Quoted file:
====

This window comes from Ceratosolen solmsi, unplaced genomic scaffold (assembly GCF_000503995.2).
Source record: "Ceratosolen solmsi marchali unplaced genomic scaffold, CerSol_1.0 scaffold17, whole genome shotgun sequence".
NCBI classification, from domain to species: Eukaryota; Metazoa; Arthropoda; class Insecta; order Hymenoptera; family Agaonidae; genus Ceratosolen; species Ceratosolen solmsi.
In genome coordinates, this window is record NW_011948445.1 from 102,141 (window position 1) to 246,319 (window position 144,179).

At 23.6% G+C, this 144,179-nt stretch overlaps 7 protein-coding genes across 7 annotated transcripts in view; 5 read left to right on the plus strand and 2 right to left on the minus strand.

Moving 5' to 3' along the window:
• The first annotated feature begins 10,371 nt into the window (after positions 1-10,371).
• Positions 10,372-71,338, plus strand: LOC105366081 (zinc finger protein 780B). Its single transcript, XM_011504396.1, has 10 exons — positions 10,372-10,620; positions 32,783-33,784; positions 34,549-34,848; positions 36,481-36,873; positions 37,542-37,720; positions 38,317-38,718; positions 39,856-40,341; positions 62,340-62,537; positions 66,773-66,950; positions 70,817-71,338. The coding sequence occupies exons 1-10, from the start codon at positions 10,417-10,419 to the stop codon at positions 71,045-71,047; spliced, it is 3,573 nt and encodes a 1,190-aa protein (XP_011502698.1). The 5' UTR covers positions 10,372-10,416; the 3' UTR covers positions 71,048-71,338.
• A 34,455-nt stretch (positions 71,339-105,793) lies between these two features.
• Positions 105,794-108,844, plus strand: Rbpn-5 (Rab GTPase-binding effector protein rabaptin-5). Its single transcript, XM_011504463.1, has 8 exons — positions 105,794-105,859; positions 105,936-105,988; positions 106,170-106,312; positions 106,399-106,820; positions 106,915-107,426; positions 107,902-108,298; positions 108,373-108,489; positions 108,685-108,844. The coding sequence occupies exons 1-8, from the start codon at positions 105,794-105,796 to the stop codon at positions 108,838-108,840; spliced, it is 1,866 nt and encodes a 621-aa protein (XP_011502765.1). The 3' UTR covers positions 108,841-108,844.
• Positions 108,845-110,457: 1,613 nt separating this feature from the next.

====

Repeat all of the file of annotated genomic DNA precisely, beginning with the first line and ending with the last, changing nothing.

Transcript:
This window comes from Ceratosolen solmsi, unplaced genomic scaffold (assembly GCF_000503995.2).
Source record: "Ceratosolen solmsi marchali unplaced genomic scaffold, CerSol_1.0 scaffold17, whole genome shotgun sequence".
NCBI classification, from domain to species: Eukaryota; Metazoa; Arthropoda; class Insecta; order Hymenoptera; family Agaonidae; genus Ceratosolen; species Ceratosolen solmsi.
In genome coordinates, this window is record NW_011948445.1 from 102,141 (window position 1) to 246,319 (window position 144,179).

At 23.6% G+C, this 144,179-nt stretch overlaps 7 protein-coding genes across 7 annotated transcripts in view; 5 read left to right on the plus strand and 2 right to left on the minus strand.

Moving 5' to 3' along the window:
• The first annotated feature begins 10,371 nt into the window (after positions 1-10,371).
• Positions 10,372-71,338, plus strand: LOC105366081 (zinc finger protein 780B). Its single transcript, XM_011504396.1, has 10 exons — positions 10,372-10,620; positions 32,783-33,784; positions 34,549-34,848; positions 36,481-36,873; positions 37,542-37,720; positions 38,317-38,718; positions 39,856-40,341; positions 62,340-62,537; positions 66,773-66,950; positions 70,817-71,338. The coding sequence occupies exons 1-10, from the start codon at positions 10,417-10,419 to the stop codon at positions 71,045-71,047; spliced, it is 3,573 nt and encodes a 1,190-aa protein (XP_011502698.1). The 5' UTR covers positions 10,372-10,416; the 3' UTR covers positions 71,048-71,338.
• A 34,455-nt stretch (positions 71,339-105,793) lies between these two features.
• Positions 105,794-108,844, plus strand: Rbpn-5 (Rab GTPase-binding effector protein rabaptin-5). Its single transcript, XM_011504463.1, has 8 exons — positions 105,794-105,859; positions 105,936-105,988; positions 106,170-106,312; positions 106,399-106,820; positions 106,915-107,426; positions 107,902-108,298; positions 108,373-108,489; positions 108,685-108,844. The coding sequence occupies exons 1-8, from the start codon at positions 105,794-105,796 to the stop codon at positions 108,838-108,840; spliced, it is 1,866 nt and encodes a 621-aa protein (XP_011502765.1). The 3' UTR covers positions 108,841-108,844.
• Positions 108,845-110,457: 1,613 nt separating this feature from the next.